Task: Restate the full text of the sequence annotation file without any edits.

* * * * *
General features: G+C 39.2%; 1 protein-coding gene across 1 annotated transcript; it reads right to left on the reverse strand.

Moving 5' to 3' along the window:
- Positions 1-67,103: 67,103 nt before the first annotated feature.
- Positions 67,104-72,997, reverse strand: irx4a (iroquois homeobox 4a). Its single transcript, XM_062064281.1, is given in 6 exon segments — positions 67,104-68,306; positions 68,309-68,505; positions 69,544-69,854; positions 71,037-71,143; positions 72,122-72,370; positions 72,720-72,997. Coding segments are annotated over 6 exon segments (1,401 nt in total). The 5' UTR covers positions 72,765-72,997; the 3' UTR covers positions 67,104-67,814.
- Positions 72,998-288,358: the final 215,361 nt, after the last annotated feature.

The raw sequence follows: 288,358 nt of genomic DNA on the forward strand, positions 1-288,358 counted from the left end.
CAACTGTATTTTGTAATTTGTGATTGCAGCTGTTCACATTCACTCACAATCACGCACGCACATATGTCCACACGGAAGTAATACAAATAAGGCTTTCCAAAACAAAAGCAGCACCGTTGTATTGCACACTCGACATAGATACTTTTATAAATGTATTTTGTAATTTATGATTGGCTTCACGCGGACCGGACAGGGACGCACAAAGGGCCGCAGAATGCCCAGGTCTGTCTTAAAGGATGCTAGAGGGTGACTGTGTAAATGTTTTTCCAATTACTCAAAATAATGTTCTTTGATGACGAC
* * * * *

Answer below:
General features: G+C 39.2%; 1 protein-coding gene across 1 annotated transcript; it reads right to left on the reverse strand.

Moving 5' to 3' along the window:
- Positions 1-67,103: 67,103 nt before the first annotated feature.
- Positions 67,104-72,997, reverse strand: irx4a (iroquois homeobox 4a). Its single transcript, XM_062064281.1, is given in 6 exon segments — positions 67,104-68,306; positions 68,309-68,505; positions 69,544-69,854; positions 71,037-71,143; positions 72,122-72,370; positions 72,720-72,997. Coding segments are annotated over 6 exon segments (1,401 nt in total). The 5' UTR covers positions 72,765-72,997; the 3' UTR covers positions 67,104-67,814.
- Positions 72,998-288,358: the final 215,361 nt, after the last annotated feature.

The raw sequence follows: 288,358 nt of genomic DNA on the forward strand, positions 1-288,358 counted from the left end.
CAACTGTATTTTGTAATTTGTGATTGCAGCTGTTCACATTCACTCACAATCACGCACGCACATATGTCCACACGGAAGTAATACAAATAAGGCTTTCCAAAACAAAAGCAGCACCGTTGTATTGCACACTCGACATAGATACTTTTATAAATGTATTTTGTAATTTATGATTGGCTTCACGCGGACCGGACAGGGACGCACAAAGGGCCGCAGAATGCCCAGGTCTGTCTTAAAGGATGCTAGAGGGTGACTGTGTAAATGTTTTTCCAATTACTCAAAATAATGTTCTTTGATGACGAC